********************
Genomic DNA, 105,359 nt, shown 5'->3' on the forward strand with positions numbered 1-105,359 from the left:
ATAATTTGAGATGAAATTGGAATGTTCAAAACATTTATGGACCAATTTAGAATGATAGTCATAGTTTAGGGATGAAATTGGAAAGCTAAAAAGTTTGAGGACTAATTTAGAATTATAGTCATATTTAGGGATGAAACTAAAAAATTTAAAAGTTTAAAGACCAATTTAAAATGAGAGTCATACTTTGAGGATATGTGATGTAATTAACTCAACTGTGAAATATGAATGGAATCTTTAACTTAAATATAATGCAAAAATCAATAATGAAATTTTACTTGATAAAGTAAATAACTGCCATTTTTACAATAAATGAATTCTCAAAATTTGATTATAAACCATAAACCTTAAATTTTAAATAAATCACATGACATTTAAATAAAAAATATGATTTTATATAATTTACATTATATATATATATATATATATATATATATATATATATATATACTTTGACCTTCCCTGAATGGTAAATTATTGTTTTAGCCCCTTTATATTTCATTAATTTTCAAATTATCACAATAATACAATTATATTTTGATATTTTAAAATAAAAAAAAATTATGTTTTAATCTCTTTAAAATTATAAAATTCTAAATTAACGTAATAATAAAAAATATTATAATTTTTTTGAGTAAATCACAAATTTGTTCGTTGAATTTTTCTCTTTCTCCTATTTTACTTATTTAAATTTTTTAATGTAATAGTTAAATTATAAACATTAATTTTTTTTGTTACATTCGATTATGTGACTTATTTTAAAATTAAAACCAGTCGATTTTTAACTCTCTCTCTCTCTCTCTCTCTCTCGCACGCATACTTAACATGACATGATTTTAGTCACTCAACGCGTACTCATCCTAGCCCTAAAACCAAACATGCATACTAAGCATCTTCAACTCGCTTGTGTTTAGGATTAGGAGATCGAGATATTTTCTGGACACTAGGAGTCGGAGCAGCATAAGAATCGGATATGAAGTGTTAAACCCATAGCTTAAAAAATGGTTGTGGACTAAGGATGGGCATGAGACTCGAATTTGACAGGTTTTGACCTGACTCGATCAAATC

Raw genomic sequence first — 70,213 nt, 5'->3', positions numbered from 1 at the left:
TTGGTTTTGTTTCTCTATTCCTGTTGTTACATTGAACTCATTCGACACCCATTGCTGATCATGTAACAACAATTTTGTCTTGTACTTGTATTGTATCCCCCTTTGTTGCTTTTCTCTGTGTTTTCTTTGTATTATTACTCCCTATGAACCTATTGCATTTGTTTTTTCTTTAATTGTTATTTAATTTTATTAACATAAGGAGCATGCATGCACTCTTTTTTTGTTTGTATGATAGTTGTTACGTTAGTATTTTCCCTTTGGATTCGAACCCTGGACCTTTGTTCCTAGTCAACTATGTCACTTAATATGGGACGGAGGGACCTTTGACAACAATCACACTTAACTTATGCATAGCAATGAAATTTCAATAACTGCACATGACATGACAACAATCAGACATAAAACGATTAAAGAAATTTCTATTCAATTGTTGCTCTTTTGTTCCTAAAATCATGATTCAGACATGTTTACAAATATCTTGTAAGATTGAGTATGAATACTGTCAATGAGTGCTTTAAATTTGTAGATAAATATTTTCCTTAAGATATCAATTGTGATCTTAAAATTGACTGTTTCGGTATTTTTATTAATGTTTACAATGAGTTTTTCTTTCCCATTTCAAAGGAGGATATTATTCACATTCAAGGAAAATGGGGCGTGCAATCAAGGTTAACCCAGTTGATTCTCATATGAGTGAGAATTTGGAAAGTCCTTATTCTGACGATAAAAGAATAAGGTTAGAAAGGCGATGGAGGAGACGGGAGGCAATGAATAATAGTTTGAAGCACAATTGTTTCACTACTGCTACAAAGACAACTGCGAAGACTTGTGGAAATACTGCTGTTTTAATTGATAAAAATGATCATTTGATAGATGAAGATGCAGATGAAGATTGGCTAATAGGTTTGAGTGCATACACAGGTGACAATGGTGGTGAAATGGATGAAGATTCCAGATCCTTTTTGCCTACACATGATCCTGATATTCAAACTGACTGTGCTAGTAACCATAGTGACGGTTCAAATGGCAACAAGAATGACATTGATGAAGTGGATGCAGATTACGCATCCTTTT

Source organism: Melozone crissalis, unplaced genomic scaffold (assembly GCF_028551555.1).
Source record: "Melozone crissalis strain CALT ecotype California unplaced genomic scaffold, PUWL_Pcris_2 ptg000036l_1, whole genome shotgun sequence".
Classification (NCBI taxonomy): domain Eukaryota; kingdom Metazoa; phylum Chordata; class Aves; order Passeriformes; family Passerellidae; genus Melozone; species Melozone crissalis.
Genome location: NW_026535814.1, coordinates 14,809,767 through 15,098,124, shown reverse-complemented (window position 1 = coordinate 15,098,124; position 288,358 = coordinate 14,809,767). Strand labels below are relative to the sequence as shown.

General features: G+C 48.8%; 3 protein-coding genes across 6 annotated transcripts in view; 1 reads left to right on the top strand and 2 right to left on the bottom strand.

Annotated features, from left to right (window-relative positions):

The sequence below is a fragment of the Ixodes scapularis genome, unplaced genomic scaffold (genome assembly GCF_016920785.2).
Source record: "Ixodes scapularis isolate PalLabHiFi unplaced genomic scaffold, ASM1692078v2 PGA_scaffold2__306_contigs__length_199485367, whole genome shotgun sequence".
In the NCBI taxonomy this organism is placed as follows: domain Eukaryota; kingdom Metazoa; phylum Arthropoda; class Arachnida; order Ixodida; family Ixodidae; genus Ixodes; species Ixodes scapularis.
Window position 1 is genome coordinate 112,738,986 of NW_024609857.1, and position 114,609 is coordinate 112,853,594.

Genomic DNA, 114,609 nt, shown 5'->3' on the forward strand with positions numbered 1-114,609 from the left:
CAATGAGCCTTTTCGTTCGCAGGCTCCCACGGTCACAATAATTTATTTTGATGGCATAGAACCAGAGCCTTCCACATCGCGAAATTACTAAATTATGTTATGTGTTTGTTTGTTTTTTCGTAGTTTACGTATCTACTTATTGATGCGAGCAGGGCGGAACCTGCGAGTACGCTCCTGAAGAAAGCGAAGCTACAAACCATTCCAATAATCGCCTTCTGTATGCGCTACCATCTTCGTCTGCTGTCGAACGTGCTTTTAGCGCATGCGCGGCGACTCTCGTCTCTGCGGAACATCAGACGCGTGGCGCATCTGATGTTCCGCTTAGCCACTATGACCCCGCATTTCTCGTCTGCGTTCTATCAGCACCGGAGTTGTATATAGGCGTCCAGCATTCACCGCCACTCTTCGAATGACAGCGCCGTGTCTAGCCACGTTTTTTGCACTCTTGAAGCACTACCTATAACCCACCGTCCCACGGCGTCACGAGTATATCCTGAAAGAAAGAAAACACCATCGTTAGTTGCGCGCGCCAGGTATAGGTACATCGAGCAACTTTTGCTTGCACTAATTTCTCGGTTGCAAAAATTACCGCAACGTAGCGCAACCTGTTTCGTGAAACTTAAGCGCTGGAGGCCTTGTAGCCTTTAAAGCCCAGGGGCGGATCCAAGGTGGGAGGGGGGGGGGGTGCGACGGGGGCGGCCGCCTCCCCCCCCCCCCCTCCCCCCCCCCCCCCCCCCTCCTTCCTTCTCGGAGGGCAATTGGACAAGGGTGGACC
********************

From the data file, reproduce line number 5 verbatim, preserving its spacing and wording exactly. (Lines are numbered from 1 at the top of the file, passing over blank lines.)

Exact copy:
Source organism: Melozone crissalis, unplaced genomic scaffold (assembly GCF_028551555.1).